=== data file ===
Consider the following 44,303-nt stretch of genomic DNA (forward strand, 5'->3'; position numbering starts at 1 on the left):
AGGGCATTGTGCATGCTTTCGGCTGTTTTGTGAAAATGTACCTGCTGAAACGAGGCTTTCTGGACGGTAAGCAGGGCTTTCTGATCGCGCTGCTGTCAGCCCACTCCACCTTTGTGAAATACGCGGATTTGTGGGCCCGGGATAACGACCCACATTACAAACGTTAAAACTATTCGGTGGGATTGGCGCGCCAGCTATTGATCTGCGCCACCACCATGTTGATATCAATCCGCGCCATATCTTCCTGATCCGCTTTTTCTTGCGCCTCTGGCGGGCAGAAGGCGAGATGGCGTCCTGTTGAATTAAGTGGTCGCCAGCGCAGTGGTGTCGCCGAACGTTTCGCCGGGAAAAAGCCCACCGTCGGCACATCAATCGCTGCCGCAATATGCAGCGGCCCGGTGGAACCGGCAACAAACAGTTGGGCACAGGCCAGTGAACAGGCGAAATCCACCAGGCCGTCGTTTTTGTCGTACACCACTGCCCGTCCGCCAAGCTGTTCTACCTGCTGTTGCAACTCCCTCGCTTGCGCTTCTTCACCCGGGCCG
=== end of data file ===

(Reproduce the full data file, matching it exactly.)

Consider the following 44,303-nt stretch of genomic DNA (forward strand, 5'->3'; position numbering starts at 1 on the left):
AGGGCATTGTGCATGCTTTCGGCTGTTTTGTGAAAATGTACCTGCTGAAACGAGGCTTTCTGGACGGTAAGCAGGGCTTTCTGATCGCGCTGCTGTCAGCCCACTCCACCTTTGTGAAATACGCGGATTTGTGGGCCCGGGATAACGACCCACATTACAAACGTTAAAACTATTCGGTGGGATTGGCGCGCCAGCTATTGATCTGCGCCACCACCATGTTGATATCAATCCGCGCCATATCTTCCTGATCCGCTTTTTCTTGCGCCTCTGGCGGGCAGAAGGCGAGATGGCGTCCTGTTGAATTAAGTGGTCGCCAGCGCAGTGGTGTCGCCGAACGTTTCGCCGGGAAAAAGCCCACCGTCGGCACATCAATCGCTGCCGCAATATGCAGCGGCCCGGTGGAACCGGCAACAAACAGTTGGGCACAGGCCAGTGAACAGGCGAAATCCACCAGGCCGTCGTTTTTGTCGTACACCACTGCCCGTCCGCCAAGCTGTTCTACCTGCTGTTGCAACTCCCTCGCTTGCGCTTCTTCACCCGGGCCG